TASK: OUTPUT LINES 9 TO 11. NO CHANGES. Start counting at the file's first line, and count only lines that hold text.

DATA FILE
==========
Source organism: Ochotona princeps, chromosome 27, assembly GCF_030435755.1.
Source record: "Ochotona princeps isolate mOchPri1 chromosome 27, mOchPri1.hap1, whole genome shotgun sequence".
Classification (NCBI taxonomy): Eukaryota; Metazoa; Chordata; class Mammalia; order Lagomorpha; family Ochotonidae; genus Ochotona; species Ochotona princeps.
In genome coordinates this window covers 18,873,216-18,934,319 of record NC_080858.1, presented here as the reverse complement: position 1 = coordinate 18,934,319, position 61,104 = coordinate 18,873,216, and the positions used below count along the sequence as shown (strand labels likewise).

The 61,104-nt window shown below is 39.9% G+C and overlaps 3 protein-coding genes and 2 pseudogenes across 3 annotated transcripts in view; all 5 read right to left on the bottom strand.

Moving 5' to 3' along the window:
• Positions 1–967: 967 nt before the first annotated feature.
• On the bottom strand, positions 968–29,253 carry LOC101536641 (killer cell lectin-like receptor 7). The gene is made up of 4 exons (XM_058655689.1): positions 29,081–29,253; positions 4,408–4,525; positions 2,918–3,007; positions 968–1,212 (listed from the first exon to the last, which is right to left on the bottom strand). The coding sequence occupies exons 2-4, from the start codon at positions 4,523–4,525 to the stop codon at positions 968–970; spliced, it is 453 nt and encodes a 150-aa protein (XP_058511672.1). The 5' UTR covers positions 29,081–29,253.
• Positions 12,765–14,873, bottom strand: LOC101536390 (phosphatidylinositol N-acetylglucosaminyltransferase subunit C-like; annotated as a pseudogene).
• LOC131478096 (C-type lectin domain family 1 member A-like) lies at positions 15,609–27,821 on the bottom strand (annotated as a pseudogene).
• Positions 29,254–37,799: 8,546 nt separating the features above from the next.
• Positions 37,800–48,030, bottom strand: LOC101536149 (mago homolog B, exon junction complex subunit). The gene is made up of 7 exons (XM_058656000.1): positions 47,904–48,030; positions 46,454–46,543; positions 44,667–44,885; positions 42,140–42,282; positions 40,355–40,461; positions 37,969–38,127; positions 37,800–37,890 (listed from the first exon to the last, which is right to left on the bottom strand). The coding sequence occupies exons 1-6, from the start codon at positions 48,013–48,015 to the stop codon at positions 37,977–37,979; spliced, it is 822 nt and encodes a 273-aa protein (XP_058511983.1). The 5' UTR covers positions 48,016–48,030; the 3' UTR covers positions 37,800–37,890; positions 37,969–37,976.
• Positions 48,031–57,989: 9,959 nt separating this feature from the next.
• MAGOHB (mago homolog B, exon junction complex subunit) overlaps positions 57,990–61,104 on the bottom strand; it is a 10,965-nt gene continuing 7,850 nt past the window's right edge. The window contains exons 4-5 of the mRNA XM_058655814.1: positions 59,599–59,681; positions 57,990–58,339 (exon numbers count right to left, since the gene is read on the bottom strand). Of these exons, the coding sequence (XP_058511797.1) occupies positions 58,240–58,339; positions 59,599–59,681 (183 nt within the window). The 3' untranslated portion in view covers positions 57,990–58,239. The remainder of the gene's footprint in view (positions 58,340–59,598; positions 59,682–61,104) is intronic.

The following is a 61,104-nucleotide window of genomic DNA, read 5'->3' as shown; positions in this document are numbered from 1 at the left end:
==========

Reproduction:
• Positions 12,765–14,873, bottom strand: LOC101536390 (phosphatidylinositol N-acetylglucosaminyltransferase subunit C-like; annotated as a pseudogene).
• LOC131478096 (C-type lectin domain family 1 member A-like) lies at positions 15,609–27,821 on the bottom strand (annotated as a pseudogene).
• Positions 29,254–37,799: 8,546 nt separating the features above from the next.